Goodin stated that parents had not been actually been consulted about their children being microchipped – that her son came home stating that he had his wrist measured at school on Monday for the bracelet microchip.
“I don't like the idea of my children being scanned,” Goodin said.
The tracking of people will only end up with devastating consequences for everyone until we as a people root out evil or at least find a way to keep it out of government.
Teachers would use portable scanners to add points to a student's online good behaviour chart with a reward when a certain amount of points was accumulated.
The school says the scheme would cost $7000 to set up. The proposal has been opposed by some parents.
The Ministry of Education said it did not recommend the bracelets and would expect broad parent support before it was adopted by the school.
Mother Liz Rutherford said she heard about the scheme “on the rumour mill” and feared it was a slippery slope. “If it's just for good behaviour, why would you invest that much money in it?”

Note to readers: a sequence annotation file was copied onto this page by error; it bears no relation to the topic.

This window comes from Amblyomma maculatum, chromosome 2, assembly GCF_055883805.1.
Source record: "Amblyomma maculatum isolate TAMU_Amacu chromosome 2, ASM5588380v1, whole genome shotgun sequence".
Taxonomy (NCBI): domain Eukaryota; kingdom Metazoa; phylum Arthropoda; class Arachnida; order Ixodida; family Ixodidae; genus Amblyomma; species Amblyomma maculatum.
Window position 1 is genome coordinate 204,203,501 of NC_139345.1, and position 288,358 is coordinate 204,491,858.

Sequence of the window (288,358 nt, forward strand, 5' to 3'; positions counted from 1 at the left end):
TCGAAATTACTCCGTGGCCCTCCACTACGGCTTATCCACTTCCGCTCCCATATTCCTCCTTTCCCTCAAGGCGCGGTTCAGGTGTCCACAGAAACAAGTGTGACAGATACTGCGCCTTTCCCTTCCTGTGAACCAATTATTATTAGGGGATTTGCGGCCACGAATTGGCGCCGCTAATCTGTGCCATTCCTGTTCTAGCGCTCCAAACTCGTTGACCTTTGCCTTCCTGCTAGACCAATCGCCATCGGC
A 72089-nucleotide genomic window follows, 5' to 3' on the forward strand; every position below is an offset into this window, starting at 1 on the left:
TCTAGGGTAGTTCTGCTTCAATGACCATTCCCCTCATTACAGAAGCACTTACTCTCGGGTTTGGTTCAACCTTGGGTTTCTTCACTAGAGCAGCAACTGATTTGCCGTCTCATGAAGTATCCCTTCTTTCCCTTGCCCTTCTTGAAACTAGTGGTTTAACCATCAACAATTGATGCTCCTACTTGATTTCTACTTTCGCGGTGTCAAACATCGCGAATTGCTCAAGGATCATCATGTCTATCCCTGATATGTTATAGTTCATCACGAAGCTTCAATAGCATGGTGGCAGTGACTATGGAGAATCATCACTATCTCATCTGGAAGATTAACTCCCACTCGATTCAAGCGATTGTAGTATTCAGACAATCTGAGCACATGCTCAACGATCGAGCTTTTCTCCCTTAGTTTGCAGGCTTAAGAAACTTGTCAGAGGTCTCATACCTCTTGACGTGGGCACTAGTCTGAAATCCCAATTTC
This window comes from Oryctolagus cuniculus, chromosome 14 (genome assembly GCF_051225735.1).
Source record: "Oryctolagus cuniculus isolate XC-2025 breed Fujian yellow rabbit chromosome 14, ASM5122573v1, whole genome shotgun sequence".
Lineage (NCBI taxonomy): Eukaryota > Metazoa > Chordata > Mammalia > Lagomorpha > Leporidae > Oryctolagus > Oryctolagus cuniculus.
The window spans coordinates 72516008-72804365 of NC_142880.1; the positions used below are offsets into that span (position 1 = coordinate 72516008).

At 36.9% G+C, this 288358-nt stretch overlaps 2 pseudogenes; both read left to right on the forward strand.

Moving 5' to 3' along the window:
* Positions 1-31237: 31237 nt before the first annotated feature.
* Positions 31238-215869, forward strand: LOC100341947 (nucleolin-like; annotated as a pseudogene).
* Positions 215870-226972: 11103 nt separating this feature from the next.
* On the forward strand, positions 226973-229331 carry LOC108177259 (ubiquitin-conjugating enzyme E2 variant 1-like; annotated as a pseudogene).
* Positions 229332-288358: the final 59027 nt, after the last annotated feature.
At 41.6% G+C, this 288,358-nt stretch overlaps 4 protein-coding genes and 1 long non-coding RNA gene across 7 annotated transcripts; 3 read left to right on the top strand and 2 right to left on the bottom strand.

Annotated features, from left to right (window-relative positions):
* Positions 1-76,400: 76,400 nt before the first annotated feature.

Rutherford said she would remove her children from the school if the bracelet scheme went ahead.
Acting principal Kate McClelland said no decisions had been made about the bracelets. “Everyone's viewpoints will be considered.”
After the school was approached by The Press, parents received a letter about the proposed new system.
In it, McClelland said the bracelet system was an alternative to a previously proposed electronic card that students could lose.
The microchip would store the child's first name, surname initial, points tally and the school house they belonged to. It would not have GPS tracking installed and bad behaviour would not be tracked.
New Zealand Principals' Federation president Phil Harding said regardless of whether the system was a good or bad idea, the school needed to communicate with parents.
Harding said each school had to make decisions about controlling student behaviour themselves and deal with the consequences.
Education Ministry spokeswoman Katrina Casey said: “Individual schools decide how to encourage good behaviour in consultation with their community.
Privacy Commissioner John Edwards said community consultation was essential when introducing new technology that could have privacy implications for a school.